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The world just got a climate-friendly cement fit to build – The Washington Post – The Washington Post

Companies are finding more environmentally friendly ways to make cement, which accounts for about a twelfth of global carbon dioxide emissions, making it worse for the climate than flying.
Now they have to convince builders that their climate-friendly cement will hold just as well as the conventional stuff.
An Oakland-based company called Brimstone broke through that hurdle. On Wednesday, it announced it received third-party certification that its carbon-negative cement is structurally and chemically the same as regular cement. The company says it is the first carbon-neutral or carbon-negative cement to meet that building requirement.
“Being able to fit into existing standards,” said Anu Khan, a carbon removal expert at the environmental nonprofit Carbon180 that is unaffiliated with the company, “is really powerful for commercialization.”
The vast majority of cement used in the United States is called Portland cement. It’s made by baking limestone in a kiln at incredibly high temperatures, a process that unbinds the minerals into calcium oxide and carbon dioxide. Mixed with stone, sand and water, that calcium oxide glues it all together again to form concrete.
The carbon locked in the limestone, meanwhile, drifts into the atmosphere as CO2, warming the planet. That means not only do the fossil fuels used to heat to kiln give off carbon dioxide, the chemical reaction at the heart of cement manufacturing releases the climate-warming gas, too.
Brimstone, a 35-person start-up, has developed a different method for making cement. Instead of baking limestone, it starts with carbon-free silicate rock. Chemically extracting calcium oxide from silicate does not release carbon dioxide. In fact, a byproduct of the process is magnesium that can actually absorb CO2 from the atmosphere.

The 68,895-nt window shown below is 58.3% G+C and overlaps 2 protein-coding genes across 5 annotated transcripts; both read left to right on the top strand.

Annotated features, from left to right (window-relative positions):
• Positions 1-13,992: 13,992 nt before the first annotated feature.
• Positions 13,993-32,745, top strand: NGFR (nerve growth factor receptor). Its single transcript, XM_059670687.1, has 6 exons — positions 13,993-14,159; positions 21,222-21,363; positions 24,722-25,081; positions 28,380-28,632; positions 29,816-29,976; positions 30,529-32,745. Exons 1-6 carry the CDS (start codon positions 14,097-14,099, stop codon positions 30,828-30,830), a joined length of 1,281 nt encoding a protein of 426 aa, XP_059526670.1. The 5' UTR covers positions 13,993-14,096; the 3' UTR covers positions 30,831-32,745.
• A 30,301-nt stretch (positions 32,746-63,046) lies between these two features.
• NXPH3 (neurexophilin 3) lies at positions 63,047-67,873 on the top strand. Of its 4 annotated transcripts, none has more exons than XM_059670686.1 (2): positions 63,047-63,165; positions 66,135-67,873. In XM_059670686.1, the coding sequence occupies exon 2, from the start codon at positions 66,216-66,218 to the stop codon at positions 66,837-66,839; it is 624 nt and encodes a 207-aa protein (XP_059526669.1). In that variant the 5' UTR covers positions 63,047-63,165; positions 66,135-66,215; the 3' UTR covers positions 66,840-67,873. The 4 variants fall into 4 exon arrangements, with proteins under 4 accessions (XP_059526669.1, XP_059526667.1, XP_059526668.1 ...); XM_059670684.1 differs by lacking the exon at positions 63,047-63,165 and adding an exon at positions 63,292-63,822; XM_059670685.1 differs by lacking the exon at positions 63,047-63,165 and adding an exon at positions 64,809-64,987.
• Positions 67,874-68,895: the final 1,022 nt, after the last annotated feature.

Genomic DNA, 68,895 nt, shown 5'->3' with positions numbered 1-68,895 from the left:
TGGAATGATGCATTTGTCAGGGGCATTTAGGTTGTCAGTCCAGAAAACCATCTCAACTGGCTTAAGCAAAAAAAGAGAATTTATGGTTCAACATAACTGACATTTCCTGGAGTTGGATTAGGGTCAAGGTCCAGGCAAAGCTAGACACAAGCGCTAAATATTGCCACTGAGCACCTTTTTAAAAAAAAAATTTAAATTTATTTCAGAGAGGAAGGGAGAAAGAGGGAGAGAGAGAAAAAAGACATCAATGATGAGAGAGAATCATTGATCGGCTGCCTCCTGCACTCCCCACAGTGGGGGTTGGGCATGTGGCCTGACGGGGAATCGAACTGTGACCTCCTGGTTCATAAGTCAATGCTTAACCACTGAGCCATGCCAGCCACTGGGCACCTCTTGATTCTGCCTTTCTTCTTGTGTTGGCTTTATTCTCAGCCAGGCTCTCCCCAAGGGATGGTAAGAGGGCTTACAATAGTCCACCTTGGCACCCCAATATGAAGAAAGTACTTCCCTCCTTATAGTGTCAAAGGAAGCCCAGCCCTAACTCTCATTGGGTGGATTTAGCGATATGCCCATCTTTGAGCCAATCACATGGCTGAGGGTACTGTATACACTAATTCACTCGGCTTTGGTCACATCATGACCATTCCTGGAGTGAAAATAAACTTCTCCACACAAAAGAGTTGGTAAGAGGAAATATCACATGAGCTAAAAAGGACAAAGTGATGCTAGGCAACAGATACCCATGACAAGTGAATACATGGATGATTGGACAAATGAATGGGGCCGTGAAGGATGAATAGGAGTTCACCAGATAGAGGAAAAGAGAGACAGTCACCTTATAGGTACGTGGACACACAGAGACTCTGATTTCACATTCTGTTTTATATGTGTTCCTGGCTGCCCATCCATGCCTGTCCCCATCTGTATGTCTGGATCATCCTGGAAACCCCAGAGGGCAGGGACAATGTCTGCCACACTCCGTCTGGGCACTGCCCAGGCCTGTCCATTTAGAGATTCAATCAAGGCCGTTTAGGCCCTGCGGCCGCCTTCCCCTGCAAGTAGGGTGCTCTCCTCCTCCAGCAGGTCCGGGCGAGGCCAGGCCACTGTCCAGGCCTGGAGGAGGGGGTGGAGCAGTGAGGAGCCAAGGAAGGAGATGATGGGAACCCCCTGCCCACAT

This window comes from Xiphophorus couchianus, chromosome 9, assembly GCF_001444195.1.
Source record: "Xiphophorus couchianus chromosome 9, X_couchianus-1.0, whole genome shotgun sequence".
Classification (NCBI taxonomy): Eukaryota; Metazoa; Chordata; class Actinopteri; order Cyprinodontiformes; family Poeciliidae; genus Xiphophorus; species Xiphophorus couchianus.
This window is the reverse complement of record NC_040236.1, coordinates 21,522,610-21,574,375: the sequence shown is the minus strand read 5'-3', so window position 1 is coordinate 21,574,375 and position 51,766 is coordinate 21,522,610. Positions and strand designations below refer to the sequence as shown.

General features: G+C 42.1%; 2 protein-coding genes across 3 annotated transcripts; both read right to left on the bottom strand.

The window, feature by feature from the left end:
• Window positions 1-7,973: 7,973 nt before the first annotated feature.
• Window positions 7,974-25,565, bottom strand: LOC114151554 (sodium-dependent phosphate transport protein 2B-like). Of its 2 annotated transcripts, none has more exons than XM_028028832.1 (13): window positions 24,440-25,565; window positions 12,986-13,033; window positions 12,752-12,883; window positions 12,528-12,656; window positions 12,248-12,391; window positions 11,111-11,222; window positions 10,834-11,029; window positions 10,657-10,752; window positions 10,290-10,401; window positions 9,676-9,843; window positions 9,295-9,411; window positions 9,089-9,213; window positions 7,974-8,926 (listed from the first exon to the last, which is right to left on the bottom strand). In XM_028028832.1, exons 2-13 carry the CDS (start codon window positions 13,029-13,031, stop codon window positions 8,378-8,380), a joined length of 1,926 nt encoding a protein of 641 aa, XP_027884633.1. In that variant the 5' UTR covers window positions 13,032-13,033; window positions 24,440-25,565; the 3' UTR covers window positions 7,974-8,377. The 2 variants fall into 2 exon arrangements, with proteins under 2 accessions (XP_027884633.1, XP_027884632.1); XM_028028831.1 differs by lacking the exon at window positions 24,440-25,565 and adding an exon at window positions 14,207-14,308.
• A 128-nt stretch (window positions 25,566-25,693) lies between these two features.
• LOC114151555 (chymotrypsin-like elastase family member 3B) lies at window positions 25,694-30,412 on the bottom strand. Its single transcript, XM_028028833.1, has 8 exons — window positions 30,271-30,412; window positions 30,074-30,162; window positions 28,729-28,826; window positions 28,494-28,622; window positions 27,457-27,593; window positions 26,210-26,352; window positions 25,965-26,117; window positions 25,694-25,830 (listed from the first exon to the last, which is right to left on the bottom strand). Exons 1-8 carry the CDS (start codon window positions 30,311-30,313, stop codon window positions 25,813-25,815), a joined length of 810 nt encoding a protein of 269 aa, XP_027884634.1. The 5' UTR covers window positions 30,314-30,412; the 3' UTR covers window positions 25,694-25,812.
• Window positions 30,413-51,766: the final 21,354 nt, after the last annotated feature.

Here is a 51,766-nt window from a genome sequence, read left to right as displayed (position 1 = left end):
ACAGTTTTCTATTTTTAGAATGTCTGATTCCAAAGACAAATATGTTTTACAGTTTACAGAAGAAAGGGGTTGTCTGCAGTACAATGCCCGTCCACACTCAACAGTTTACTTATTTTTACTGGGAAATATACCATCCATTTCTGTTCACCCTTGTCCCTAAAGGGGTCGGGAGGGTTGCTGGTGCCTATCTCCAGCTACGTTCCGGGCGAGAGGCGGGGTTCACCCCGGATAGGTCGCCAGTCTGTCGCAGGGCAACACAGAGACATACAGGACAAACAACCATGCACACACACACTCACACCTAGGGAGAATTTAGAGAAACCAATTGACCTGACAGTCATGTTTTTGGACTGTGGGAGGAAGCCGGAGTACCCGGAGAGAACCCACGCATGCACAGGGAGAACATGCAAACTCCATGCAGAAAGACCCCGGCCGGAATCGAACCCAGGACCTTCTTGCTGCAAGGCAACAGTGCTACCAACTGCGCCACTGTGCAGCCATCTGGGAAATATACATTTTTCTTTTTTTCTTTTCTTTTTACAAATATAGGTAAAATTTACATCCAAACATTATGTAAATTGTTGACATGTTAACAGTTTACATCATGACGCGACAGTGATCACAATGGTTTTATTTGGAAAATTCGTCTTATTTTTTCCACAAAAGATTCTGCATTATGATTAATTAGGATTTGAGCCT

The company says its product meets the same standards as regular cement. But it’s hard for it to compete with a tried-and-true building material.
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Portland cement is old, making it trusted among builders. It’s been used since the 18th century, giving architects and engineers decades of knowledge on how it works. It gets its name from the British Isle of Portland, where the stone for the process was first quarried.
“The biggest barrier to entry in terms of either decarbonizing cement or steel, or coming up with an alternative product that can be swapped in for one of those structural material, is typically the testing,” said Stacy Smedley, executive director at Building Transparency, a nonprofit focused on decarbonizing construction.
Given the lives at stake if a building collapses, she added: “Construction is a risk-averse sector.”
Brimstone commissioned Twining Consulting, an engineering firm, to help test its alternative cement — analyzing its air contents, measuring its setting time, compressing cubes of the stuff to test its strength. The result: Brimstone’s product met one of the most commonly used standards in the business, known as ASTM C150.
“Just to show that it can meet the same standards of the typical cement we use today, it’s a big day,” Smedley said.
Brimstone is still a ways from selling its cement. The company plans to build a pilot plant near Reno, Nev., before constructing a commercial-scale factory.
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So far, the company has raised about $60 million, including $500,000 from the federal government’s Advanced Research Projects Agency-Energy. Investors include Amazon’s Climate Pledge Fund. (Amazon founder Jeff Bezos owns The Washington Post.) The Bill Gates-founded Breakthrough Energy Ventures, which also counts Bezos as an investor, has also backed Brimstone.
Congress is trying to further speed up development of the alternative concrete sector with a pot of money in the Inflation Reduction Act for low-carbon construction materials.
But Brimstone chief executive Cody Finke said concrete is still a climate problem relatively little money is spent on compared to automobile or power plant emissions.
“It’s a huge climate problem that almost no one works on.”
Shannon Osaka contributed to this report.
This story has been updated to clarify Brimstone’s process produces cement that meets the same standards as regular cement.

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